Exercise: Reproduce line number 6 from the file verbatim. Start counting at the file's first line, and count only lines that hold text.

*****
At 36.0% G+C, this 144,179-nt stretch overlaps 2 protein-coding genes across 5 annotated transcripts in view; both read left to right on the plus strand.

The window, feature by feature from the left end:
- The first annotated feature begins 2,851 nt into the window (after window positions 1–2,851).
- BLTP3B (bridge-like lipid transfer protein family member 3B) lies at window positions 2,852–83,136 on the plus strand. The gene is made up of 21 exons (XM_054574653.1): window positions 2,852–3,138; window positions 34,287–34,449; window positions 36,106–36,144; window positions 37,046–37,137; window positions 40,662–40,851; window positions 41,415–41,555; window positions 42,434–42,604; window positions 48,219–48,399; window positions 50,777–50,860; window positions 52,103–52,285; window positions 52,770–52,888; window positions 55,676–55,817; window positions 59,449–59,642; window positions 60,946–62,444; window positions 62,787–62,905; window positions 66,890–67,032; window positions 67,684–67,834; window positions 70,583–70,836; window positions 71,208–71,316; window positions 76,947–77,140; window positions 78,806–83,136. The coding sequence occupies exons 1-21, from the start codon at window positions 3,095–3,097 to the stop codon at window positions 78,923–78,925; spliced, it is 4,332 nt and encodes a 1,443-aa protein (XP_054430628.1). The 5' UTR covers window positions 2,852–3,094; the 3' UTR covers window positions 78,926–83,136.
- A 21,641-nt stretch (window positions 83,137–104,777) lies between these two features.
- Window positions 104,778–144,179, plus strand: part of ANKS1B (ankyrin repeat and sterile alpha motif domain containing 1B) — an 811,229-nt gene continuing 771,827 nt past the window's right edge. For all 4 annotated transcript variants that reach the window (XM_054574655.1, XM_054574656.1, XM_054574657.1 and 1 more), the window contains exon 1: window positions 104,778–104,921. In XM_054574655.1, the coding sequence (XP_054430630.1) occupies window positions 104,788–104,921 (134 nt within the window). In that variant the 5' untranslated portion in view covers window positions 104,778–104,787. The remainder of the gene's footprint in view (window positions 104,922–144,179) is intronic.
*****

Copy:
- Window positions 104,778–144,179, plus strand: part of ANKS1B (ankyrin repeat and sterile alpha motif domain containing 1B) — an 811,229-nt gene continuing 771,827 nt past the window's right edge. For all 4 annotated transcript variants that reach the window (XM_054574655.1, XM_054574656.1, XM_054574657.1 and 1 more), the window contains exon 1: window positions 104,778–104,921. In XM_054574655.1, the coding sequence (XP_054430630.1) occupies window positions 104,788–104,921 (134 nt within the window). In that variant the 5' untranslated portion in view covers window positions 104,778–104,787. The remainder of the gene's footprint in view (window positions 104,922–144,179) is intronic.